(e) "visiting force" has the same meaning as in section 2 of the Visiting Forces Act.

COMING INTO FORCE

2. These Regulations come into force on December 1, 1998.

REGULATORY IMPACT ANALYSIS STATEMENT

(This statement is not part of the Regulations.)

Description

Tariff item No. 9898.00.00 currently prohibits the importation of "offensive weapons", a class which includes all firearms and other weapons, except in certain authorized circumstances. The provision complements Part III of the Criminal Code, which deals generally with firearms control, and the Export and Import Permits Act, which provides for certain import and export controls at the border.

On December 5, 1995, An Act respecting firearms and other weapons was passed and became law, although most of the Act is not yet in force. The Act established substantial changes to the system for controlling firearms and other weapons, and introduced a new Firearms Act, which provides for, among others, the authorized circumstances in which firearms and other weapons may be imported and exported. It also replaced Part III of the Criminal Code and made other amendments to the Code to provide a more complete set of supporting offences.

A comprehensive set of regulations and orders is required to fully implement the new gun control legislation. Most of the Act will be brought into force on December 1, 1998. However, given the impact that this legislation will have on all Canadians who own or seek to acquire firearms, and the time required to establish certain automated processes associated with the program, those aspects dealing with licensing, registration, and the importation and exportation of firearms are being phased in or managed under transitional provisions provided for under the Act.

In this regard, three import-related changes need to be made to the Customs Tariff between now and January 1, 2001. The first is an amendment to tariff item No. 9898.00.00, which is required for December 1, 1998, to bring the Customs Tariff in line with the changed terminology and references in the Firearms Act, the new Part III of the Criminal Code and related regulations that implement the new gun control legislation. Changes made by the new legislation regarding the status of certain firearms and devices will have an impact on the importation of some of the goods covered by the tariff item. For example, certain handguns will move from the restricted class to the prohibited class, and replica firearms will become prohibited devices. It will not, however, change any of the substantive requirements currently in place for importing firearms and other weapons into Canada.

Two other amendments will be required between December 1, 1998 and January 1, 2001 to coincide with the introduction of the other portions of the new gun control legislation that are expected to be brought into force in 1999, applicable to businesses importing firearms, and on January 1, 2001 respecting the importation of firearms by individuals.

Alternatives

Regulations are the only appropriate mechanism for making technical changes of this nature. The effect of the change is simply to make the terminology and references contained in the tariff item accord with the changes in the substantive criminal law legislation that the item reflects.

Benefits and Costs

The Regulations amending tariff item No. 9898.00.00 reflect the change in language and references made to the substantive criminal law legislation by the Firearms Act and the new Part III of the Criminal Code. They will have no significant impact, however, on either individuals or businesses importing firearms or other weapons.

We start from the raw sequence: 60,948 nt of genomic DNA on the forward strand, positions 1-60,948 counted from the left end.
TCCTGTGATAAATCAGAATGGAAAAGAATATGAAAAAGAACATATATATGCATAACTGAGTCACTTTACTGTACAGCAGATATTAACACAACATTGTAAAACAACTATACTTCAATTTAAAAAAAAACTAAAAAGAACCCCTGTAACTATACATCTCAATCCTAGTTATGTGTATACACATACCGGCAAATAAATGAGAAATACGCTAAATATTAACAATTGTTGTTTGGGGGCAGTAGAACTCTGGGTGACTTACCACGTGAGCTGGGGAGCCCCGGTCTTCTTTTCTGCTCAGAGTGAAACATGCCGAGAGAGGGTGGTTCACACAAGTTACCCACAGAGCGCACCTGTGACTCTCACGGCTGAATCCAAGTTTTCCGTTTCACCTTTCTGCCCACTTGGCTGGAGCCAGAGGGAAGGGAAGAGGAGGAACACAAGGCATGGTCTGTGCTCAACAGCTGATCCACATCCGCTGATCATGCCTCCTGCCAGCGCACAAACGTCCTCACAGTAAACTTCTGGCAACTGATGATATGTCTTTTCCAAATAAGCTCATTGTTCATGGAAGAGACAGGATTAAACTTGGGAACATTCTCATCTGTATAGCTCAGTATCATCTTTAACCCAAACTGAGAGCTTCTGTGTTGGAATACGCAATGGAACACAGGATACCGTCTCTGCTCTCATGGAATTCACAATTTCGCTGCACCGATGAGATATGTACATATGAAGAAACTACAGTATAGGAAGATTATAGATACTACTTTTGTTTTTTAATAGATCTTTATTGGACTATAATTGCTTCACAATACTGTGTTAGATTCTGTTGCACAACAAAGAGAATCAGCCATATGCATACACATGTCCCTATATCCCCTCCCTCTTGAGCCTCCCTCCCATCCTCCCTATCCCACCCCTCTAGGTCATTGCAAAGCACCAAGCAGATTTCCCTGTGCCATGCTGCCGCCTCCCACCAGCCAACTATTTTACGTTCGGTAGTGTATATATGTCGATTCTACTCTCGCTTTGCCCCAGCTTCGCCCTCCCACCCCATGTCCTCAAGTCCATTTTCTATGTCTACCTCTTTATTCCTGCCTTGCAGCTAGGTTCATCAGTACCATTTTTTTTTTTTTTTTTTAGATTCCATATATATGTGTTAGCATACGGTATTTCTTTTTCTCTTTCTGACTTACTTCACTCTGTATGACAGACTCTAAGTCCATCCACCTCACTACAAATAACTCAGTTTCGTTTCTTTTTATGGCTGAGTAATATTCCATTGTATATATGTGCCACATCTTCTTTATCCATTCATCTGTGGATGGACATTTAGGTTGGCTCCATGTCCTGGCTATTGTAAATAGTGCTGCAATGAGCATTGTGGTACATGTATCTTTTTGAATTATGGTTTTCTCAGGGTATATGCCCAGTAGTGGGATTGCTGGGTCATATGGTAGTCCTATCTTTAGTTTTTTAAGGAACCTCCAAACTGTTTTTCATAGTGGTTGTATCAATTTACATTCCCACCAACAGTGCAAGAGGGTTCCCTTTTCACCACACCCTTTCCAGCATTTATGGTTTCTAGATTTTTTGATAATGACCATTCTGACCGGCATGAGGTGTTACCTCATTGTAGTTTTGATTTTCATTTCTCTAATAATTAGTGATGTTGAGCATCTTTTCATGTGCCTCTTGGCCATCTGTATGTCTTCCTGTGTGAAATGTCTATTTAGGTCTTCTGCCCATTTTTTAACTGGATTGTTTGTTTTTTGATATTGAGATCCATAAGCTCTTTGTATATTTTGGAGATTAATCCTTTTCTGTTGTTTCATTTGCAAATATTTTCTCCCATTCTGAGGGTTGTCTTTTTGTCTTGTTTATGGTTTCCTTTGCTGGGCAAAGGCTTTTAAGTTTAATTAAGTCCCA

Consultation

The phasing-in of the Firearms Act, which these amending Regulations reflect, was the subject of extensive public consultation and notice, and businesses and individuals importing firearms and other weapons will be further advised through targeted communications programs. The Orders bringing the Act into force, together with Explanatory Notes regarding those portions of the Act which are being deferred, including sections 35 to 42 affecting importation by individuals and sections 43 to 53 affecting businesses, were published in the Canada Gazette Part II on September 30, 1998. These consequential changes to tariff item No. 9898.00.00 of the Customs Tariff were the result of consultations with: the Department of Justice, which is responsible for the Firearms Act; the R.C.M.P., which is responsible for administering some of the relevant provisions of the Act; and, with the Department of National Revenue, Customs and Excise, which is responsible for administering the importation provisions of the Firearms Act and tariff item No. 9898.00.00 of the Customs Tariff.

Compliance and Enforcement

No compliance mechanism is required. Any importation of firearms and other weapons that does not comply with the tariff item is prohibited by the item.

Coming into Force

Section 2 of the Regulations provides that they come into force on December 1, 1998, which is the date on which the relevant provisions of the Firearms Act and the new Part III of the Criminal Code will come into force.

Contacts

Customs Tariff

Megan Clifford International Trade Policy Division Department of Finance Ottawa, Ontario K1A 0G5 (613) 992-6890

Firearms Act, Criminal Code Statutory program for the control of firearms and other weapons

Legal Counsel

Canadian Firearms Centre

Department of Justice

East Memorial Building

284 Wellington Street

Ottawa, Ontario

K1A 0H8

Telephone: 1-800-731-4000

FAX : (613) 941-1991

Footnote a

S.C. 1997, c. 36

Footnote 1

S.C. 1997, c. 36
Ya, out of date, lots of legal gobbly-goop.

Anyways, if it's listed as "replica" "receiver" etc. I guess it's fair game. Not like you are trying to import an M16 metal body or anything. Where did you order it from? Funny that mags generally make it through customs, even if they have M16/M4 listed on it (but heard it depends on the country of origin, some have been siezed). If you can't get them to release it to you, ask them to send it back to the retailer you bought it from, then you can get a refund of your cash. If they decide to destroy it, you are out of cash, period.